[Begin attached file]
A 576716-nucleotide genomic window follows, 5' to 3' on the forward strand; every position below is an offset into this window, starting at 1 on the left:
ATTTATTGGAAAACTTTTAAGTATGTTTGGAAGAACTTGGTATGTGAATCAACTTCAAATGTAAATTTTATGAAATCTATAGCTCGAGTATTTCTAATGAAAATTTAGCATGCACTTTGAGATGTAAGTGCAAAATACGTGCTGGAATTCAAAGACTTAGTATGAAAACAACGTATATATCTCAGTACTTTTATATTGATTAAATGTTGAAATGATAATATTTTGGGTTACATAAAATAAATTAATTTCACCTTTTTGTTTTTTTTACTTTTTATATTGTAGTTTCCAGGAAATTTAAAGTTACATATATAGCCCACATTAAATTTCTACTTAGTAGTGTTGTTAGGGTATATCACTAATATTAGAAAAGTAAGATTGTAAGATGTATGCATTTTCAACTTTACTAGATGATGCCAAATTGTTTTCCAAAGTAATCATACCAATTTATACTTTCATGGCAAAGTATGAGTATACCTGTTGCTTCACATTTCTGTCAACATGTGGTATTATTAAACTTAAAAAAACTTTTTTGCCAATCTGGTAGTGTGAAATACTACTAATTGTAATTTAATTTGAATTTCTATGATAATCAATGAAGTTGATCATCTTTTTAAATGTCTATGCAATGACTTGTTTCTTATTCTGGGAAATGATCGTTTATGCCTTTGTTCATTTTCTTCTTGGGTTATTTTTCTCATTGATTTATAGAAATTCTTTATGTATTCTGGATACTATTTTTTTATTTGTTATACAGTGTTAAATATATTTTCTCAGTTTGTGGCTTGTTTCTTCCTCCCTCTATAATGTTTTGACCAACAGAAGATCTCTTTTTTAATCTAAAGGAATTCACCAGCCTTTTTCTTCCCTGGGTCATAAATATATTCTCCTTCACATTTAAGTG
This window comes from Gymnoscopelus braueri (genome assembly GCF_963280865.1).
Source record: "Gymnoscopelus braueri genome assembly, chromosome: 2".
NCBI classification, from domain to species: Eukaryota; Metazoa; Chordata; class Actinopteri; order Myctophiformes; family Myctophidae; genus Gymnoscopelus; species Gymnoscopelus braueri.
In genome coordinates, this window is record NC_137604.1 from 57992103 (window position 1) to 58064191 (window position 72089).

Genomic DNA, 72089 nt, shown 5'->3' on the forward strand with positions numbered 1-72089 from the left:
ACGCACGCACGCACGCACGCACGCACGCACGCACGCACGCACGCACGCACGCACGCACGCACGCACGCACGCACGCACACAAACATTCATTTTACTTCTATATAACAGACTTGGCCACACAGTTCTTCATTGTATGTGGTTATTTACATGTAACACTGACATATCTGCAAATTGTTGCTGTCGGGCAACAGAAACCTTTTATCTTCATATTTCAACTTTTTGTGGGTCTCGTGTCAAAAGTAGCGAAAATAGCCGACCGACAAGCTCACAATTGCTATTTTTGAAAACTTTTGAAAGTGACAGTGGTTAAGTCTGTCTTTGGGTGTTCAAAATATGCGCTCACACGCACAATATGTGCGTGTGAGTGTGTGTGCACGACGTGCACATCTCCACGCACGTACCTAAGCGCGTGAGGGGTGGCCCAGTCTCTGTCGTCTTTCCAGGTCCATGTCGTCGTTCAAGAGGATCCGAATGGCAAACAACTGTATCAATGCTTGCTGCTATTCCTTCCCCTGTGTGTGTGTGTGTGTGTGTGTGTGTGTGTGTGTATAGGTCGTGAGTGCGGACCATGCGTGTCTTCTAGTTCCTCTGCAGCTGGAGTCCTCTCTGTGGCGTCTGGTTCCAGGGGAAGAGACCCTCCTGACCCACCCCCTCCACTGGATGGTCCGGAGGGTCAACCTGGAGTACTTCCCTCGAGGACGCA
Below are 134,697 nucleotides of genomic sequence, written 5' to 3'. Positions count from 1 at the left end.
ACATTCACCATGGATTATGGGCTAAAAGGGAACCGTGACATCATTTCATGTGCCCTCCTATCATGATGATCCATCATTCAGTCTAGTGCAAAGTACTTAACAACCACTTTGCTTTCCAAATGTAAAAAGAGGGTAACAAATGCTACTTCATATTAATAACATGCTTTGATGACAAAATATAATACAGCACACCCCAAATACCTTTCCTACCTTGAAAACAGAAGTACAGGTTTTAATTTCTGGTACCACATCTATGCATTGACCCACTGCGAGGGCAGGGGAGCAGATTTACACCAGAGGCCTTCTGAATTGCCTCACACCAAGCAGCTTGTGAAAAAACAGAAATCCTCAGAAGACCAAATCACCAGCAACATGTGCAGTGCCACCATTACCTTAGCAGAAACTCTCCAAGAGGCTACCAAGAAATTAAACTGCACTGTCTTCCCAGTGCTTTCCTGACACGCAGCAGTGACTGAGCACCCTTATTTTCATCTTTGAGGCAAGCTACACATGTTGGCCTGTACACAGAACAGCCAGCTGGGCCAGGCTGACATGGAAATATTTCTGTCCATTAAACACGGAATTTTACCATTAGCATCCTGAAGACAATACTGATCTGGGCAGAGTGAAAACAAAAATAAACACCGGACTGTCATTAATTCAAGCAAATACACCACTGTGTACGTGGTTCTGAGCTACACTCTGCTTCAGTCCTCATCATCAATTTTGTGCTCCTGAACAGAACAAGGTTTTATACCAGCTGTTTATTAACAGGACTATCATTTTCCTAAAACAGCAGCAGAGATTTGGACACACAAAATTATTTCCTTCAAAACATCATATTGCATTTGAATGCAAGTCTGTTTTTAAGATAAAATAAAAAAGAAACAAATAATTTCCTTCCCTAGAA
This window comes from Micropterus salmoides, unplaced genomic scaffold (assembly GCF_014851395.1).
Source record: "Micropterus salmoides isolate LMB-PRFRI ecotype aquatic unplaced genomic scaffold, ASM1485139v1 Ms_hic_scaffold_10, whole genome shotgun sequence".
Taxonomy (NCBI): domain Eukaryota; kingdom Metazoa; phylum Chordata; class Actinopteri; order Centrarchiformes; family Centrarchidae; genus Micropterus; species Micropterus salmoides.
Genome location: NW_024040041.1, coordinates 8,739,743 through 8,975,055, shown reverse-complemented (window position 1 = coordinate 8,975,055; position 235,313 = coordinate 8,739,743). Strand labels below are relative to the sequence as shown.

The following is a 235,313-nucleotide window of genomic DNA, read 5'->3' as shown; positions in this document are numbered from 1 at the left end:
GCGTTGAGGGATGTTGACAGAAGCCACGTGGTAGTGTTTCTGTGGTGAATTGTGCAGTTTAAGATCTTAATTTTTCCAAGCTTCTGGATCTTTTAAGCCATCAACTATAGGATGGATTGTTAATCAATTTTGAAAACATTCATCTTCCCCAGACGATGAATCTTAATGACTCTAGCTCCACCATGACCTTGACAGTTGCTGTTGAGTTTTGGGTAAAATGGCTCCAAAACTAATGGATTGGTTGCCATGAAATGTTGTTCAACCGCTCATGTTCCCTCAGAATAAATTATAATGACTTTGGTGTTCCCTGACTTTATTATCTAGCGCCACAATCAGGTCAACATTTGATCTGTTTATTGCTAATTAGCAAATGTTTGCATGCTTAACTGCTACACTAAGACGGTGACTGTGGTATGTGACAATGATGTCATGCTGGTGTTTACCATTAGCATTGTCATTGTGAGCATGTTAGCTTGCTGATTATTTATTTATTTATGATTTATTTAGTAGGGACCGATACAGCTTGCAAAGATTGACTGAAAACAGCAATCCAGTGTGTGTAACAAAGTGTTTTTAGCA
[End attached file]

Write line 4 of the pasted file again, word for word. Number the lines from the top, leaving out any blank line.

Source record: "Gymnoscopelus braueri genome assembly, chromosome: 2".